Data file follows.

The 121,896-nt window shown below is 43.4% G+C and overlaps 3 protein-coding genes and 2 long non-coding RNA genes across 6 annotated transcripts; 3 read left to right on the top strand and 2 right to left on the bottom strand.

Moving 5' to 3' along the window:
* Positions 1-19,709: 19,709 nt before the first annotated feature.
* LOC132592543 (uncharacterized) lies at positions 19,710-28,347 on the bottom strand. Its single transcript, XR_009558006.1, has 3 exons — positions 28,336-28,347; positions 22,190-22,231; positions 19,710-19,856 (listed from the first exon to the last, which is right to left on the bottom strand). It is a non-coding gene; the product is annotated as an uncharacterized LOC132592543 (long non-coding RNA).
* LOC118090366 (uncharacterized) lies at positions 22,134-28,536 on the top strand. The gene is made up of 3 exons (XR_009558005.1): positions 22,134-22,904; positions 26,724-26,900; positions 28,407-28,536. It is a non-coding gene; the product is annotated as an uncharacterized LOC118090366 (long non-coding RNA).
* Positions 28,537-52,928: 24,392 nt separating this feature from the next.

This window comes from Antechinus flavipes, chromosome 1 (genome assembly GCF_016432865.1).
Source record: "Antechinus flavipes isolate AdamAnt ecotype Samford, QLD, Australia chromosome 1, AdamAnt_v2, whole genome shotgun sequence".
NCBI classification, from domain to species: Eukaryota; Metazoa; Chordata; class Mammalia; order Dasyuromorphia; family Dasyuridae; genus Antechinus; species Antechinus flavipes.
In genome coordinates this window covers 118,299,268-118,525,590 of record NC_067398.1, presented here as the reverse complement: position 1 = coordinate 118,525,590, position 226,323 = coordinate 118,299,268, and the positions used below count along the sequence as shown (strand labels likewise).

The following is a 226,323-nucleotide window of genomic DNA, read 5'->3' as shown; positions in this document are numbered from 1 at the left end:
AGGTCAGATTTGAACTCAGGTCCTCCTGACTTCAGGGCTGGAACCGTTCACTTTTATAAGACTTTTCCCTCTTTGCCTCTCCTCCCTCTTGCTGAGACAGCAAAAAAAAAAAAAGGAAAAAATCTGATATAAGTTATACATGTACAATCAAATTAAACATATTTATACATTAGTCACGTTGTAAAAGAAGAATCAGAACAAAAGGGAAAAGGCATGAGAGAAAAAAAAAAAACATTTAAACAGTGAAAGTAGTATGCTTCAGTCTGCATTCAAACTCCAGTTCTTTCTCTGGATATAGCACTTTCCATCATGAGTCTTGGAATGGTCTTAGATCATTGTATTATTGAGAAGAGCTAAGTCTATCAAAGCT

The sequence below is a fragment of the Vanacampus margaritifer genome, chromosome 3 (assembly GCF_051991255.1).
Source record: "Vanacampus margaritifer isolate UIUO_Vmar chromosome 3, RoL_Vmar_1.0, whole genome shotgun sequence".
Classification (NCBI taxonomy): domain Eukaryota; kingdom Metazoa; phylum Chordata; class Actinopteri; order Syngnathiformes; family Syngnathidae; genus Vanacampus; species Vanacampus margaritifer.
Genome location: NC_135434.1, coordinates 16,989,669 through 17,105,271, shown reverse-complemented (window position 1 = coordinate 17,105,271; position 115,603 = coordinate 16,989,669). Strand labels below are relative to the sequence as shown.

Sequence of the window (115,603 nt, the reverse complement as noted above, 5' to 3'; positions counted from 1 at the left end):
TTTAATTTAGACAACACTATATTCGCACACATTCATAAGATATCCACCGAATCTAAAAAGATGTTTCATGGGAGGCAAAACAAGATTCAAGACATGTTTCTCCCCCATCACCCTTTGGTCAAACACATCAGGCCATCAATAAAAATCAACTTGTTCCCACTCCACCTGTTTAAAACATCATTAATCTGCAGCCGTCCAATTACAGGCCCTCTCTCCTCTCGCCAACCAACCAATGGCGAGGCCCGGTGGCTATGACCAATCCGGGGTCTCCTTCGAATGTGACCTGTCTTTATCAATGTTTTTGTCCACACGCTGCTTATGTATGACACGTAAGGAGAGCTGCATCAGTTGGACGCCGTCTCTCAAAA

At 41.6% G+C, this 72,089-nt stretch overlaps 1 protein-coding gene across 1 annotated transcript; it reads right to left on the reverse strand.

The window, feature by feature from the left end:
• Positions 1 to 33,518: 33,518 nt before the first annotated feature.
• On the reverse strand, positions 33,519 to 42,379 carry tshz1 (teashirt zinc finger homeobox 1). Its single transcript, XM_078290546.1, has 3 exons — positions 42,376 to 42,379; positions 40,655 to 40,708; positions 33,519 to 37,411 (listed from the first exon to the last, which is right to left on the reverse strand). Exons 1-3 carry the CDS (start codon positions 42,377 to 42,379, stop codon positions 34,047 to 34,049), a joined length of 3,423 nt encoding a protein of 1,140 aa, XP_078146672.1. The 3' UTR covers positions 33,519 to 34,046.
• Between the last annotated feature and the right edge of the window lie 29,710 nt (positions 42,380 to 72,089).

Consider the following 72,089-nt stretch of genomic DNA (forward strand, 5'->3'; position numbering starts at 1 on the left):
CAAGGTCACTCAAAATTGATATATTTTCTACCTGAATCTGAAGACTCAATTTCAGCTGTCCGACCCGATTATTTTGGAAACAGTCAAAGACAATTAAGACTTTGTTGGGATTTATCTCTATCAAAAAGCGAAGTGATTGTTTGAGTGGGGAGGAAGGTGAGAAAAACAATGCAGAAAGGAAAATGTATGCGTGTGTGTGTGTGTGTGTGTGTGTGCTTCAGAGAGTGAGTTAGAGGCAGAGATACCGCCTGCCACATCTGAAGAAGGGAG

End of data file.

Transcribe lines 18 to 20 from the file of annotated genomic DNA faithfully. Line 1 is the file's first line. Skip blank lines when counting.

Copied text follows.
TTTAATTTAGACAACACTATATTCGCACACATTCATAAGATATCCACCGAATCTAAAAAGATGTTTCATGGGAGGCAAAACAAGATTCAAGACATGTTTCTCCCCCATCACCCTTTGGTCAAACACATCAGGCCATCAATAAAAATCAACTTGTTCCCACTCCACCTGTTTAAAACATCATTAATCTGCAGCCGTCCAATTACAGGCCCTCTCTCCTCTCGCCAACCAACCAATGGCGAGGCCCGGTGGCTATGACCAATCCGGGGTCTCCTTCGAATGTGACCTGTCTTTATCAATGTTTTTGTCCACACGCTGCTTATGTATGACACGTAAGGAGAGCTGCATCAGTTGGACGCCGTCTCTCAAAA

At 41.6% G+C, this 72,089-nt stretch overlaps 1 protein-coding gene across 1 annotated transcript; it reads right to left on the reverse strand.

The window, feature by feature from the left end: